Agents of change
In the wake of the devastating hurricane in Puerto Rico, a team from the U of M Medical School helps with mental health issues

The problem: More than a year after Hurricane Maria made landfall in Puerto Rico on September 20, 2017, people are still suffering from post-traumatic stress disorder (PTSD). Studies show 30 to 40 percent of people affected by a natural disaster will develop PTSD.
 
How the U is helping: Since the hurricane, University of Minnesota Medical School physicians, students, and staff have organized several trips to Puerto Rico to provide supplies and medical expertise. In August 2018, the group took its fourth trip, this time focusing on citizens’ mental health issues related to the hurricane. The team of five Medical School faculty and students visited affected areas and presented at a local symposium.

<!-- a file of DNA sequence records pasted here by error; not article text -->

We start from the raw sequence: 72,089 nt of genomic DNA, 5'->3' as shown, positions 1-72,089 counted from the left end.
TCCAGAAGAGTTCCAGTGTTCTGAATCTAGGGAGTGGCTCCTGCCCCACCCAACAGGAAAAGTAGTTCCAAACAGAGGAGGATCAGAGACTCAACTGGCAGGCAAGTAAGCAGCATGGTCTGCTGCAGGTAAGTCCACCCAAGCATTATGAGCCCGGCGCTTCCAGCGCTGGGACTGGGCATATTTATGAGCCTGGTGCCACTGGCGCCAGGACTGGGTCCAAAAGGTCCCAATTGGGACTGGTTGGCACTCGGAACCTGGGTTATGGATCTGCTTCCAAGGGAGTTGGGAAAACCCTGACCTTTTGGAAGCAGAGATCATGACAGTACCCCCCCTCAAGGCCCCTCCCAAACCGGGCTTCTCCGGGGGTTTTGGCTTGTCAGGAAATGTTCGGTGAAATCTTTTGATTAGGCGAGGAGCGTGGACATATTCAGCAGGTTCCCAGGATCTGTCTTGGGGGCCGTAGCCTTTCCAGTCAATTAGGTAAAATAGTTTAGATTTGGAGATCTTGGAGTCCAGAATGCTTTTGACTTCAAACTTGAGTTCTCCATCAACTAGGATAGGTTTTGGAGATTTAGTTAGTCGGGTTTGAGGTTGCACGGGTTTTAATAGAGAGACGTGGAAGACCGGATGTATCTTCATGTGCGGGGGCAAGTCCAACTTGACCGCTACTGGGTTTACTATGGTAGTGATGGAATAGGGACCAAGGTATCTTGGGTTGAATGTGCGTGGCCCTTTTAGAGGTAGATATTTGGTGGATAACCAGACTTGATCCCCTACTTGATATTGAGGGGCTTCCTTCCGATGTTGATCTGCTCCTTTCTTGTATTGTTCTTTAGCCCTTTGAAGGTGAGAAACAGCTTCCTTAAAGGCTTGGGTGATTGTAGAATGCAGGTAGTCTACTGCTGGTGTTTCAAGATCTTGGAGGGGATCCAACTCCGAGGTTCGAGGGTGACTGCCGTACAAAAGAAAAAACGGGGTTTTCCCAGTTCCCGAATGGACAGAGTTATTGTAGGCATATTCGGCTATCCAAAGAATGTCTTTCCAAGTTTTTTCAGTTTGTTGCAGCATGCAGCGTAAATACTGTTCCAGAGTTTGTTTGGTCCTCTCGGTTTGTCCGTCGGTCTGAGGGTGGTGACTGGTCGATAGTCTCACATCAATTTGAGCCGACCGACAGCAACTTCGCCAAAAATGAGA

What they found: Local partners spoke to the group about an uptick in suicides and PTSD on the island. “The night we flew in, they were expecting a storm to turn into a hurricane. It dissipated, but what struck me was how everyone was reacting in a really triggered way,” says Matej Bajzer, assistant professor in the Medical School’s Department of Psychiatry. “I don’t think it will ever be ‘back to normal’ for the people that went through that disaster.”
 
How gifts help: The Medical School has raised more than $21,000 through crowdfunding for the Puerto Rico Outreach Fund. A Helping Hands Grant from the American Psychiatric Association will allow Medical School students and faculty to teach mindfulness techniques to educators at Lysander Borrero Terry High School in Villalba, Puerto Rico. 
 
Why it matters: “I think we are an agent of change. They see us as people from the outside and not as a political presence,” says Miguel E. Fiol, associate professor in the Medical School’s Department of Neurology. “One lady even called us ‘magicians.’ I think we can have an impact.” 

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